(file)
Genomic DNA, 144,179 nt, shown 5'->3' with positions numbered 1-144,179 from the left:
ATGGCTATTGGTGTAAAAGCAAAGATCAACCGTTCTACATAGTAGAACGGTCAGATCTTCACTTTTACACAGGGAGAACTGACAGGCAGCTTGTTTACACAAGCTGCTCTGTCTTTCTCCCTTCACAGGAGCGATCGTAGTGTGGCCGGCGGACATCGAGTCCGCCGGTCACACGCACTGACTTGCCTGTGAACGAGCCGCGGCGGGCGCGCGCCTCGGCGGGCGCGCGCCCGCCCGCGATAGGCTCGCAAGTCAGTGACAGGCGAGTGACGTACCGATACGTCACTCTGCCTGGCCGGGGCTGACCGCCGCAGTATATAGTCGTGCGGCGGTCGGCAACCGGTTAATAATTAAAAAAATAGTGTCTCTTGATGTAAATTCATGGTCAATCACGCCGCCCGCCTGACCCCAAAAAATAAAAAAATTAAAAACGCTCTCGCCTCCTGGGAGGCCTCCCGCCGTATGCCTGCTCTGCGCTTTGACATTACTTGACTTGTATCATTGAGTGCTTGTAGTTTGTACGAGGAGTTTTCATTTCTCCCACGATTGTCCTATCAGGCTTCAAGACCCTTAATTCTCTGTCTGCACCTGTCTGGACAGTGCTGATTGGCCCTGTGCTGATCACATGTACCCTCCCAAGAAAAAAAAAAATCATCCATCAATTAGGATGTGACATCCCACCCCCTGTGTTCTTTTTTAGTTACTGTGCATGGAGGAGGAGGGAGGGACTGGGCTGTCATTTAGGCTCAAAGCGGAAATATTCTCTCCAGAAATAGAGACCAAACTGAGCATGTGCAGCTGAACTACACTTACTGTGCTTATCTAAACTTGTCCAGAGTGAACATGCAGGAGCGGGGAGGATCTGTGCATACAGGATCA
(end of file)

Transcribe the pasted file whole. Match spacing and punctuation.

Genomic DNA, 144,179 nt, shown 5'->3' with positions numbered 1-144,179 from the left:
ATGGCTATTGGTGTAAAAGCAAAGATCAACCGTTCTACATAGTAGAACGGTCAGATCTTCACTTTTACACAGGGAGAACTGACAGGCAGCTTGTTTACACAAGCTGCTCTGTCTTTCTCCCTTCACAGGAGCGATCGTAGTGTGGCCGGCGGACATCGAGTCCGCCGGTCACACGCACTGACTTGCCTGTGAACGAGCCGCGGCGGGCGCGCGCCTCGGCGGGCGCGCGCCCGCCCGCGATAGGCTCGCAAGTCAGTGACAGGCGAGTGACGTACCGATACGTCACTCTGCCTGGCCGGGGCTGACCGCCGCAGTATATAGTCGTGCGGCGGTCGGCAACCGGTTAATAATTAAAAAAATAGTGTCTCTTGATGTAAATTCATGGTCAATCACGCCGCCCGCCTGACCCCAAAAAATAAAAAAATTAAAAACGCTCTCGCCTCCTGGGAGGCCTCCCGCCGTATGCCTGCTCTGCGCTTTGACATTACTTGACTTGTATCATTGAGTGCTTGTAGTTTGTACGAGGAGTTTTCATTTCTCCCACGATTGTCCTATCAGGCTTCAAGACCCTTAATTCTCTGTCTGCACCTGTCTGGACAGTGCTGATTGGCCCTGTGCTGATCACATGTACCCTCCCAAGAAAAAAAAAAATCATCCATCAATTAGGATGTGACATCCCACCCCCTGTGTTCTTTTTTAGTTACTGTGCATGGAGGAGGAGGGAGGGACTGGGCTGTCATTTAGGCTCAAAGCGGAAATATTCTCTCCAGAAATAGAGACCAAACTGAGCATGTGCAGCTGAACTACACTTACTGTGCTTATCTAAACTTGTCCAGAGTGAACATGCAGGAGCGGGGAGGATCTGTGCATACAGGATCA